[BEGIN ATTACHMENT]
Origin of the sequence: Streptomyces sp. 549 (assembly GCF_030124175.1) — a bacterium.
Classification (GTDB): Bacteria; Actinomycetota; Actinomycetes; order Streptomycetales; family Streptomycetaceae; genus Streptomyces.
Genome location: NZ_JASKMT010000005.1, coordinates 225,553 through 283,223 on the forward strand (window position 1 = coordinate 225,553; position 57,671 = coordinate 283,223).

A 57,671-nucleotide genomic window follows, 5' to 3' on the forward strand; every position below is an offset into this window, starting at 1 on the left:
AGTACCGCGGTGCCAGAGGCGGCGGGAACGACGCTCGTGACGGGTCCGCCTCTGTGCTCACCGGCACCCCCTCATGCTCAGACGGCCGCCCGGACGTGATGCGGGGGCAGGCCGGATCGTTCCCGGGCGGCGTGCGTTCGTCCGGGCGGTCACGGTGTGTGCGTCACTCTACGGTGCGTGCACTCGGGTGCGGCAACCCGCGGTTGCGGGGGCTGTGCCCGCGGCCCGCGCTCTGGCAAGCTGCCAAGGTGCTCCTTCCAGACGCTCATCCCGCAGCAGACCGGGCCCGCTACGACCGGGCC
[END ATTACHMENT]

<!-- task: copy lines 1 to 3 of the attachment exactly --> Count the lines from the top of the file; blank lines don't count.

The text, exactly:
Origin of the sequence: Streptomyces sp. 549 (assembly GCF_030124175.1) — a bacterium.
Classification (GTDB): Bacteria; Actinomycetota; Actinomycetes; order Streptomycetales; family Streptomycetaceae; genus Streptomyces.
Genome location: NZ_JASKMT010000005.1, coordinates 225,553 through 283,223 on the forward strand (window position 1 = coordinate 225,553; position 57,671 = coordinate 283,223).